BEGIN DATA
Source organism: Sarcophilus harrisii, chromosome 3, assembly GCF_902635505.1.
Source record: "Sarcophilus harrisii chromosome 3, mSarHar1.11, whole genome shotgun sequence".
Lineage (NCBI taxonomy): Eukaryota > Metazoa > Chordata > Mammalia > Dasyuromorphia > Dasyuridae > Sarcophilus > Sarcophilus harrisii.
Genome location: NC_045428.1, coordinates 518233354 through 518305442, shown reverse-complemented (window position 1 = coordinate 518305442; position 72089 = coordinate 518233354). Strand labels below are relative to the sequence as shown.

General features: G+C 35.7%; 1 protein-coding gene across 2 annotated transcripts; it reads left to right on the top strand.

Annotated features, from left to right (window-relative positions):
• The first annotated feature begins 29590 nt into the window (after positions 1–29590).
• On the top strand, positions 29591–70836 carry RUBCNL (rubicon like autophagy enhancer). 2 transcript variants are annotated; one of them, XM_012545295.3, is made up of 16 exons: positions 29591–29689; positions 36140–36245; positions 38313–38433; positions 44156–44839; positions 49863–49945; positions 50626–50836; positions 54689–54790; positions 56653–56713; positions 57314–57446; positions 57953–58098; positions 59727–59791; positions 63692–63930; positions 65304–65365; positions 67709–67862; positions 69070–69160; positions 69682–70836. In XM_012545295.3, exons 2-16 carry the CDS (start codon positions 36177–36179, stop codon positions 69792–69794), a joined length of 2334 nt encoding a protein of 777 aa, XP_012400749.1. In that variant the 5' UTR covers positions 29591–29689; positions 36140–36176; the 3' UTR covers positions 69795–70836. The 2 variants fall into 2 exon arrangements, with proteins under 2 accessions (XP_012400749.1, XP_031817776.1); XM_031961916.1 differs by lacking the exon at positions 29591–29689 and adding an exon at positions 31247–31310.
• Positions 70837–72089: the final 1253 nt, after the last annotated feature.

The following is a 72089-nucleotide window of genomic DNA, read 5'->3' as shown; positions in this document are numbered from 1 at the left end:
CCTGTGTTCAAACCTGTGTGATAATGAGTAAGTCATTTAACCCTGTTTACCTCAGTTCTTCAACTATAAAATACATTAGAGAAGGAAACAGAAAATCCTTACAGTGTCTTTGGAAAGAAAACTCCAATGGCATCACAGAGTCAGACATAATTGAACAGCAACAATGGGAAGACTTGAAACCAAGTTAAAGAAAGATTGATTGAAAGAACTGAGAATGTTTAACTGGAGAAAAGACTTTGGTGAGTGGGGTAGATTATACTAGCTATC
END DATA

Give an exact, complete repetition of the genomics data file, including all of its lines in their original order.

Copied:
Source organism: Sarcophilus harrisii, chromosome 3, assembly GCF_902635505.1.
Source record: "Sarcophilus harrisii chromosome 3, mSarHar1.11, whole genome shotgun sequence".
Lineage (NCBI taxonomy): Eukaryota > Metazoa > Chordata > Mammalia > Dasyuromorphia > Dasyuridae > Sarcophilus > Sarcophilus harrisii.
Genome location: NC_045428.1, coordinates 518233354 through 518305442, shown reverse-complemented (window position 1 = coordinate 518305442; position 72089 = coordinate 518233354). Strand labels below are relative to the sequence as shown.

General features: G+C 35.7%; 1 protein-coding gene across 2 annotated transcripts; it reads left to right on the top strand.

Annotated features, from left to right (window-relative positions):
• The first annotated feature begins 29590 nt into the window (after positions 1–29590).
• On the top strand, positions 29591–70836 carry RUBCNL (rubicon like autophagy enhancer). 2 transcript variants are annotated; one of them, XM_012545295.3, is made up of 16 exons: positions 29591–29689; positions 36140–36245; positions 38313–38433; positions 44156–44839; positions 49863–49945; positions 50626–50836; positions 54689–54790; positions 56653–56713; positions 57314–57446; positions 57953–58098; positions 59727–59791; positions 63692–63930; positions 65304–65365; positions 67709–67862; positions 69070–69160; positions 69682–70836. In XM_012545295.3, exons 2-16 carry the CDS (start codon positions 36177–36179, stop codon positions 69792–69794), a joined length of 2334 nt encoding a protein of 777 aa, XP_012400749.1. In that variant the 5' UTR covers positions 29591–29689; positions 36140–36176; the 3' UTR covers positions 69795–70836. The 2 variants fall into 2 exon arrangements, with proteins under 2 accessions (XP_012400749.1, XP_031817776.1); XM_031961916.1 differs by lacking the exon at positions 29591–29689 and adding an exon at positions 31247–31310.
• Positions 70837–72089: the final 1253 nt, after the last annotated feature.

The following is a 72089-nucleotide window of genomic DNA, read 5'->3' as shown; positions in this document are numbered from 1 at the left end:
CCTGTGTTCAAACCTGTGTGATAATGAGTAAGTCATTTAACCCTGTTTACCTCAGTTCTTCAACTATAAAATACATTAGAGAAGGAAACAGAAAATCCTTACAGTGTCTTTGGAAAGAAAACTCCAATGGCATCACAGAGTCAGACATAATTGAACAGCAACAATGGGAAGACTTGAAACCAAGTTAAAGAAAGATTGATTGAAAGAACTGAGAATGTTTAACTGGAGAAAAGACTTTGGTGAGTGGGGTAGATTATACTAGCTATC